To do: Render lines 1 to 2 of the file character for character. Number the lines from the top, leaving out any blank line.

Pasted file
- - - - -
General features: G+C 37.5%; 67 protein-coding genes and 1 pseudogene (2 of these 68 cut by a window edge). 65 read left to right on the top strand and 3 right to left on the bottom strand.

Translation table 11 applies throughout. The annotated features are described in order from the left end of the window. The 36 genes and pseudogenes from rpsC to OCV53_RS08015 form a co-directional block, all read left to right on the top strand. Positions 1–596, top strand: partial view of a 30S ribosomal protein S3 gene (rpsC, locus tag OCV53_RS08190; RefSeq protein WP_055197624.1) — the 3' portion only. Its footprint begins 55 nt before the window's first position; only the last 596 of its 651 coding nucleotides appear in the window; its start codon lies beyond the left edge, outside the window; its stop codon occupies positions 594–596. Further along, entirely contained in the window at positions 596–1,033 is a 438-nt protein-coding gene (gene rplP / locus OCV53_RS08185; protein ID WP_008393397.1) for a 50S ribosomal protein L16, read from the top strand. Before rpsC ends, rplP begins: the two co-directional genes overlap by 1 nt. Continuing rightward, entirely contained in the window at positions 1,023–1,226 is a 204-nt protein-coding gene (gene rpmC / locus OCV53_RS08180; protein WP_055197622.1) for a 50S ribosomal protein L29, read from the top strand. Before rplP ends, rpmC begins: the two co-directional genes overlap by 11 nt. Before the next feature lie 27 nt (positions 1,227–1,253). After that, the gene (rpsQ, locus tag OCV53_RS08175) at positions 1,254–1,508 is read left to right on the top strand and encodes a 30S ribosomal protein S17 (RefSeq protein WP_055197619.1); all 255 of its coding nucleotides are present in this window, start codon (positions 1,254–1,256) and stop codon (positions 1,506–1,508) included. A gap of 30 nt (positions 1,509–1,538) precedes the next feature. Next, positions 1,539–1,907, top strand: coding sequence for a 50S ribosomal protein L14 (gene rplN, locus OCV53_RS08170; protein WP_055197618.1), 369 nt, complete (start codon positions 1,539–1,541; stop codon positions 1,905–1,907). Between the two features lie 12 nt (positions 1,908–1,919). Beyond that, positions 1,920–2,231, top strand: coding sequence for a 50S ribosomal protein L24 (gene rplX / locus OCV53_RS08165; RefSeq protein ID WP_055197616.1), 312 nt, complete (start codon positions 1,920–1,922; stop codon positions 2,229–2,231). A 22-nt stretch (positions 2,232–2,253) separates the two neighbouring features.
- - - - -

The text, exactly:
General features: G+C 37.5%; 67 protein-coding genes and 1 pseudogene (2 of these 68 cut by a window edge). 65 read left to right on the top strand and 3 right to left on the bottom strand.

Translation table 11 applies throughout. The annotated features are described in order from the left end of the window. The 36 genes and pseudogenes from rpsC to OCV53_RS08015 form a co-directional block, all read left to right on the top strand. Positions 1–596, top strand: partial view of a 30S ribosomal protein S3 gene (rpsC, locus tag OCV53_RS08190; RefSeq protein WP_055197624.1) — the 3' portion only. Its footprint begins 55 nt before the window's first position; only the last 596 of its 651 coding nucleotides appear in the window; its start codon lies beyond the left edge, outside the window; its stop codon occupies positions 594–596. Further along, entirely contained in the window at positions 596–1,033 is a 438-nt protein-coding gene (gene rplP / locus OCV53_RS08185; protein ID WP_008393397.1) for a 50S ribosomal protein L16, read from the top strand. Before rpsC ends, rplP begins: the two co-directional genes overlap by 1 nt. Continuing rightward, entirely contained in the window at positions 1,023–1,226 is a 204-nt protein-coding gene (gene rpmC / locus OCV53_RS08180; protein WP_055197622.1) for a 50S ribosomal protein L29, read from the top strand. Before rplP ends, rpmC begins: the two co-directional genes overlap by 11 nt. Before the next feature lie 27 nt (positions 1,227–1,253). After that, the gene (rpsQ, locus tag OCV53_RS08175) at positions 1,254–1,508 is read left to right on the top strand and encodes a 30S ribosomal protein S17 (RefSeq protein WP_055197619.1); all 255 of its coding nucleotides are present in this window, start codon (positions 1,254–1,256) and stop codon (positions 1,506–1,508) included. A gap of 30 nt (positions 1,509–1,538) precedes the next feature. Next, positions 1,539–1,907, top strand: coding sequence for a 50S ribosomal protein L14 (gene rplN, locus OCV53_RS08170; protein WP_055197618.1), 369 nt, complete (start codon positions 1,539–1,541; stop codon positions 1,905–1,907). Between the two features lie 12 nt (positions 1,908–1,919). Beyond that, positions 1,920–2,231, top strand: coding sequence for a 50S ribosomal protein L24 (gene rplX / locus OCV53_RS08165; RefSeq protein ID WP_055197616.1), 312 nt, complete (start codon positions 1,920–1,922; stop codon positions 2,229–2,231). A 22-nt stretch (positions 2,232–2,253) separates the two neighbouring features.